Scratching a Habitat’s Surface

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By Karen Menard

Prairie and dune habitats in the Oak Openings region provide ideal nesting sites for the state endangered lark sparrow. As a ground nesting bird, this species needs habitat that consists of certain percentages of specific vegetation cover types, organic litter and open sand.

Early this season, Metroparks created sandy openings within many popular lark sparrow breeding sites by removing large patches of sod and other vegetation.  This technique created a “scrape” on the ground using a large piece of equipment. The new “scrapes” greatly mimicked the open, sandy areas they seek as part of their specific breeding habitat.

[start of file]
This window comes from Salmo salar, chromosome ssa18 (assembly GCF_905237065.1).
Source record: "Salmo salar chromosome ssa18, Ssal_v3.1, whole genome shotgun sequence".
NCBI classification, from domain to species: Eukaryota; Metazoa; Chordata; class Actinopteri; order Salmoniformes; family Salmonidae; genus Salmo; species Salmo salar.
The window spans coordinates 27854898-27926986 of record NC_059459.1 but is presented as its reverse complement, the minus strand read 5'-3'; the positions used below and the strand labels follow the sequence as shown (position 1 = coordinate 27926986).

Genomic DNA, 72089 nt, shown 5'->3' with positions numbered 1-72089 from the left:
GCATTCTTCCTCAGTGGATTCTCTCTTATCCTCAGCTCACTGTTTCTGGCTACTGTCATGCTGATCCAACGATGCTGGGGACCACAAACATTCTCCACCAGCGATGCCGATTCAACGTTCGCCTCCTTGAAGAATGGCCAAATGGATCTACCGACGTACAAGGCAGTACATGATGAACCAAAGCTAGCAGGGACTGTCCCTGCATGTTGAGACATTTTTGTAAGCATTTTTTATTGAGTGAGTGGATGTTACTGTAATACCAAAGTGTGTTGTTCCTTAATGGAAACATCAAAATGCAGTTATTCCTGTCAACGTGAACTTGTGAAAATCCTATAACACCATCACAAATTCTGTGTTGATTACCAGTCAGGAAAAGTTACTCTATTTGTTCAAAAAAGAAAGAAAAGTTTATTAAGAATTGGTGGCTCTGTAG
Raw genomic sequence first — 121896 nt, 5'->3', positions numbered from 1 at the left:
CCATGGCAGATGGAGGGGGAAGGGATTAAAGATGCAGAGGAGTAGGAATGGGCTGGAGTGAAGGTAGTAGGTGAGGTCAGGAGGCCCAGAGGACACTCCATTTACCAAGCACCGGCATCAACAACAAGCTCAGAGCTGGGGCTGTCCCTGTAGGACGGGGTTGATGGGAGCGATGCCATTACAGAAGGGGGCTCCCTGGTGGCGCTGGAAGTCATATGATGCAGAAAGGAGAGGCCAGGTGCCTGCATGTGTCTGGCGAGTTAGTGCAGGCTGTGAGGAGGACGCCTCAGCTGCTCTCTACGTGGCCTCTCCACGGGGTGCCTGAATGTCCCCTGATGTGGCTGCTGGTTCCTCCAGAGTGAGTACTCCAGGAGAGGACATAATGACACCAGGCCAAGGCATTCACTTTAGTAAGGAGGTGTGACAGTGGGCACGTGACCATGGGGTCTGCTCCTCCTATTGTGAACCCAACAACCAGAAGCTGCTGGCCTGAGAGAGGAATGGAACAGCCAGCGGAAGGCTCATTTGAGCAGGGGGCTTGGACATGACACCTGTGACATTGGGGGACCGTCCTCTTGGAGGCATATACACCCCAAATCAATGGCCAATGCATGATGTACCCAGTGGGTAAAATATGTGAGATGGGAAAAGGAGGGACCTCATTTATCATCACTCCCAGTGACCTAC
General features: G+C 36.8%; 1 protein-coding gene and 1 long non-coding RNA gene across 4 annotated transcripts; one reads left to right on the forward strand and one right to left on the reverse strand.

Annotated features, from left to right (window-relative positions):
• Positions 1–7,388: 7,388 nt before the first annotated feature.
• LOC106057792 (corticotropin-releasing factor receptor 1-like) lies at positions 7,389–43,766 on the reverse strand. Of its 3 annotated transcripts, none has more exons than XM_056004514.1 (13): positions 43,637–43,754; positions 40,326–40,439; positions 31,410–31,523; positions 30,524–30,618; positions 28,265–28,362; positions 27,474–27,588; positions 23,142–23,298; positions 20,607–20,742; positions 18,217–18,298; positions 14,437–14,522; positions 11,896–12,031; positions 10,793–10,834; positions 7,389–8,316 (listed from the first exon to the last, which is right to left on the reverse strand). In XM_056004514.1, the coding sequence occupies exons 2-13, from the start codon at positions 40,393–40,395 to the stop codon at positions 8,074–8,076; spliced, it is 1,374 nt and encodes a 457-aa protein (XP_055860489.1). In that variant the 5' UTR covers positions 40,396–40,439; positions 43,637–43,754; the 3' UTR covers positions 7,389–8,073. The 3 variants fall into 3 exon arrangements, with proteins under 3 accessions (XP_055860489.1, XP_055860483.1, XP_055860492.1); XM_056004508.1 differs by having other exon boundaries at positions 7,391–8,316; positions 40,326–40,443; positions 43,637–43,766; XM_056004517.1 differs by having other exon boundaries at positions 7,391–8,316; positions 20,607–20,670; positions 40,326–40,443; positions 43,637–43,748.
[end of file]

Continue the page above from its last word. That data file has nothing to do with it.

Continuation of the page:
Over time, “scrapes,” will be maintained in order to offer prime lark sparrow habitat. Normal vegetation growth occurs seasonally, covering the naturally open sand barrens that exist nearby.

Monitoring observations that include population numbers and species breeding success at these sites have been valuable in these types of resource management decisions. This year, monitoring showed an increase in birds frequenting the areas that included the scrapes.

Did You Know?

Lark sparrows spend their winter in the semi-arid grasslands of central Mexico where winter temperatures are between 50 and 70 degrees Fahrenheit.

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Photos by Art Weber

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